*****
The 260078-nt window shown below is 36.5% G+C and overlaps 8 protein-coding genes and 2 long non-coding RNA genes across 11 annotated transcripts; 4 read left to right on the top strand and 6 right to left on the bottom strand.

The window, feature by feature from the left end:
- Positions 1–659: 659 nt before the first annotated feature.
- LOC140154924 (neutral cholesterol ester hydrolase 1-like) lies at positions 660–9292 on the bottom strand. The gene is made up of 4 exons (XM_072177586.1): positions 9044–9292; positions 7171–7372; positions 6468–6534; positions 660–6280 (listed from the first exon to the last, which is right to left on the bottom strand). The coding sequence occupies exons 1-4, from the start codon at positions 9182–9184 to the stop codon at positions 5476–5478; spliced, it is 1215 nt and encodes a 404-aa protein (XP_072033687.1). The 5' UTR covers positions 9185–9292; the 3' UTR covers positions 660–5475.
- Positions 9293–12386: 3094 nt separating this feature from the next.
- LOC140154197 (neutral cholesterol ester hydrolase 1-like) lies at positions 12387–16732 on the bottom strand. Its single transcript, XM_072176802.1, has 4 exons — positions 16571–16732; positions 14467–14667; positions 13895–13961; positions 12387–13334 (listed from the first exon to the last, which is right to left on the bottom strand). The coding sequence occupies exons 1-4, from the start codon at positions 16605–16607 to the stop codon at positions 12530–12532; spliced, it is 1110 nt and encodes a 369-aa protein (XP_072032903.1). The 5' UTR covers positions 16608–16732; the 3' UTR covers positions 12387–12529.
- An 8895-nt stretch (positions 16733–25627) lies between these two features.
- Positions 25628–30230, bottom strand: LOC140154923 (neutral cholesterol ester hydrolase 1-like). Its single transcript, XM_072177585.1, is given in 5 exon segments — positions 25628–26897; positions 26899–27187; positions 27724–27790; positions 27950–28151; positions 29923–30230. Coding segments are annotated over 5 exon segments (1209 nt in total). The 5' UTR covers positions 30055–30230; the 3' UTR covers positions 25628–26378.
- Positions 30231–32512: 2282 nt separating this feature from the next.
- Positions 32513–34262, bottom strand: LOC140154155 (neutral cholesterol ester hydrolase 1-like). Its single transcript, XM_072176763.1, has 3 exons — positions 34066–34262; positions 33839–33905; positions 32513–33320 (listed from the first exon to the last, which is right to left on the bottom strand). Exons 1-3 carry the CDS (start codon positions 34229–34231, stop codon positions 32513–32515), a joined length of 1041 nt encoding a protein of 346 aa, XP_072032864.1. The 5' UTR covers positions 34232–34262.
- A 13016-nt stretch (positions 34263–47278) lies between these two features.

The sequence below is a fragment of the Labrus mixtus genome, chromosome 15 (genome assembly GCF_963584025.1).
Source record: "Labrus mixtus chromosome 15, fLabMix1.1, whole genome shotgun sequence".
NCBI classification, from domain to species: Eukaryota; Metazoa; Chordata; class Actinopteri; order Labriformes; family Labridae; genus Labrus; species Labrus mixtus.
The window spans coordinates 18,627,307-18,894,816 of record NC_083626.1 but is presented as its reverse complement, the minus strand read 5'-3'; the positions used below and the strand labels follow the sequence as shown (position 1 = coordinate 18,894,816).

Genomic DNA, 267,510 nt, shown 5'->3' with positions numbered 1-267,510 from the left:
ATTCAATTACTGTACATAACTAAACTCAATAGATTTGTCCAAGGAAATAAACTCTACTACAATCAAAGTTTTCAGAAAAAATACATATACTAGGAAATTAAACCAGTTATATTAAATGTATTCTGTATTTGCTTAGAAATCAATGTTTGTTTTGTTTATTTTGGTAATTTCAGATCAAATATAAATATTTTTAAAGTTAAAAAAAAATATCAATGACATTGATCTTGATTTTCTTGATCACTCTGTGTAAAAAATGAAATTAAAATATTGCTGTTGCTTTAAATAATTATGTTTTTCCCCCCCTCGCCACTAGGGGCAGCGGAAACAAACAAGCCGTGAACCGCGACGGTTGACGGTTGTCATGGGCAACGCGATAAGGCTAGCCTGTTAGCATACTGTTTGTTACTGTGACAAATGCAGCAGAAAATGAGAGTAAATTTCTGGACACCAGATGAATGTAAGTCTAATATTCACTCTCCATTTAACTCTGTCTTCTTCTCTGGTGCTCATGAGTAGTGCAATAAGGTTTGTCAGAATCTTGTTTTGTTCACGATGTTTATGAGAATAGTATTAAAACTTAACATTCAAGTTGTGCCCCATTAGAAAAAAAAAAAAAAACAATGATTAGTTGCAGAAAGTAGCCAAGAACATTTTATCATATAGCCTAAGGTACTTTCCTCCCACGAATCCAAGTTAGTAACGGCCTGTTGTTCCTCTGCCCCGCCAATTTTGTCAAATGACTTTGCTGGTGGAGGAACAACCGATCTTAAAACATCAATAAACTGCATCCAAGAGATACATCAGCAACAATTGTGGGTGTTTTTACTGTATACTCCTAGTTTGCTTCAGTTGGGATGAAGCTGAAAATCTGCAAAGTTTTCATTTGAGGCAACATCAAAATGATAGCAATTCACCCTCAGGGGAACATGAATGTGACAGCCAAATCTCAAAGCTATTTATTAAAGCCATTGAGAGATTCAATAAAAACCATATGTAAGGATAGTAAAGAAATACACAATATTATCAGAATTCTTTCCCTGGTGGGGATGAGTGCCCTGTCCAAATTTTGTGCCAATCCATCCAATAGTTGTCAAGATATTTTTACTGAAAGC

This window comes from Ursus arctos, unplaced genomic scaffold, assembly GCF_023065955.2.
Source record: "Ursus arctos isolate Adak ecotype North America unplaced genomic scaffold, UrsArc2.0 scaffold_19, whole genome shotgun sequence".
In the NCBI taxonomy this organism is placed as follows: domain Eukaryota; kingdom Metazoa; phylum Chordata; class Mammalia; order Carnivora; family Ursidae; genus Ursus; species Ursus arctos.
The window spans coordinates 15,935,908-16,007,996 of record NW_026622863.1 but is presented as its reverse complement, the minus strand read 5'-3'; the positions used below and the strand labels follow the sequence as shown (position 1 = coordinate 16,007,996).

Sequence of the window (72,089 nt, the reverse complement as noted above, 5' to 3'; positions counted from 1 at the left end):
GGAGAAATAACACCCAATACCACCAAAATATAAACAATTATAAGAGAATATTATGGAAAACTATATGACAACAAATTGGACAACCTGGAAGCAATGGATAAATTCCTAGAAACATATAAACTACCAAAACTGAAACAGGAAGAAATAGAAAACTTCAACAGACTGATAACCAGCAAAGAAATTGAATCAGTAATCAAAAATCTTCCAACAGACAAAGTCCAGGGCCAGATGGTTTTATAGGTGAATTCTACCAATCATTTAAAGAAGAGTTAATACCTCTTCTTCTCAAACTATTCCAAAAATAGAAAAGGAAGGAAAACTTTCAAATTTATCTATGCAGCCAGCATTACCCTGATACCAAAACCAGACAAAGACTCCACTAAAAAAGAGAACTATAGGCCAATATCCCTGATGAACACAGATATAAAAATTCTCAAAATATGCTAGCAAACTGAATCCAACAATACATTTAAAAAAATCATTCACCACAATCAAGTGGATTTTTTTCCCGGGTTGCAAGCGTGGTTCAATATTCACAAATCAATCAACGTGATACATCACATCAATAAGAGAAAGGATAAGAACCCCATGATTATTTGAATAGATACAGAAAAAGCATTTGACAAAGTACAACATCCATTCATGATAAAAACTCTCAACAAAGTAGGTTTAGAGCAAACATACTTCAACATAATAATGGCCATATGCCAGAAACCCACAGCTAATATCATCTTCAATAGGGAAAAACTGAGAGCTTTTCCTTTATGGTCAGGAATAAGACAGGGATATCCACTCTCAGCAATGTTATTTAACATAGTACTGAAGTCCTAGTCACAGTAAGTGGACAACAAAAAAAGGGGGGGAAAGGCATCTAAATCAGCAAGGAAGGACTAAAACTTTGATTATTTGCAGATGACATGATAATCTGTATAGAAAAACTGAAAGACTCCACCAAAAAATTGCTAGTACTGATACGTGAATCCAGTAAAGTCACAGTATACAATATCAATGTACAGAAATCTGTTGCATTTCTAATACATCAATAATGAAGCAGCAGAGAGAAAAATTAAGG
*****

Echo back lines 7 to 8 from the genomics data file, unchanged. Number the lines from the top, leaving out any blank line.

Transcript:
- An 8895-nt stretch (positions 16733–25627) lies between these two features.
- Positions 25628–30230, bottom strand: LOC140154923 (neutral cholesterol ester hydrolase 1-like). Its single transcript, XM_072177585.1, is given in 5 exon segments — positions 25628–26897; positions 26899–27187; positions 27724–27790; positions 27950–28151; positions 29923–30230. Coding segments are annotated over 5 exon segments (1209 nt in total). The 5' UTR covers positions 30055–30230; the 3' UTR covers positions 25628–26378.